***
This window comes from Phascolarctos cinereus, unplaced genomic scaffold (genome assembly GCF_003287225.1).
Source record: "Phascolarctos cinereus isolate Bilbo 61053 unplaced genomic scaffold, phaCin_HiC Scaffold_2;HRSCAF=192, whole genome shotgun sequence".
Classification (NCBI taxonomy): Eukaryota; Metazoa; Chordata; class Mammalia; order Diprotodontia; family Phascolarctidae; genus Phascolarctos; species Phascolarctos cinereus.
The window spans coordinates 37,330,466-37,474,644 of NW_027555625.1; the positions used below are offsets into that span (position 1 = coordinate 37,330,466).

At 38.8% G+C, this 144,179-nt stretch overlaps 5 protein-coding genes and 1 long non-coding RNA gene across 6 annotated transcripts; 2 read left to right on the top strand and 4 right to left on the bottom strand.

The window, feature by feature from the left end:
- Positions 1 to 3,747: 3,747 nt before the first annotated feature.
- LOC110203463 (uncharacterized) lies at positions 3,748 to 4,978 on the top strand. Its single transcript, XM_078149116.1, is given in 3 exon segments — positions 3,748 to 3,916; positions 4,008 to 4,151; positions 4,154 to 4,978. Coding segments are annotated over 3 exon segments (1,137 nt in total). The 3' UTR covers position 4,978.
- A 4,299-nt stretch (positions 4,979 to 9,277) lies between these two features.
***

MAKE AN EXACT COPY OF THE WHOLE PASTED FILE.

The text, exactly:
This window comes from Phascolarctos cinereus, unplaced genomic scaffold (genome assembly GCF_003287225.1).
Source record: "Phascolarctos cinereus isolate Bilbo 61053 unplaced genomic scaffold, phaCin_HiC Scaffold_2;HRSCAF=192, whole genome shotgun sequence".
Classification (NCBI taxonomy): Eukaryota; Metazoa; Chordata; class Mammalia; order Diprotodontia; family Phascolarctidae; genus Phascolarctos; species Phascolarctos cinereus.
The window spans coordinates 37,330,466-37,474,644 of NW_027555625.1; the positions used below are offsets into that span (position 1 = coordinate 37,330,466).

At 38.8% G+C, this 144,179-nt stretch overlaps 5 protein-coding genes and 1 long non-coding RNA gene across 6 annotated transcripts; 2 read left to right on the top strand and 4 right to left on the bottom strand.

The window, feature by feature from the left end:
- Positions 1 to 3,747: 3,747 nt before the first annotated feature.
- LOC110203463 (uncharacterized) lies at positions 3,748 to 4,978 on the top strand. Its single transcript, XM_078149116.1, is given in 3 exon segments — positions 3,748 to 3,916; positions 4,008 to 4,151; positions 4,154 to 4,978. Coding segments are annotated over 3 exon segments (1,137 nt in total). The 3' UTR covers position 4,978.
- A 4,299-nt stretch (positions 4,979 to 9,277) lies between these two features.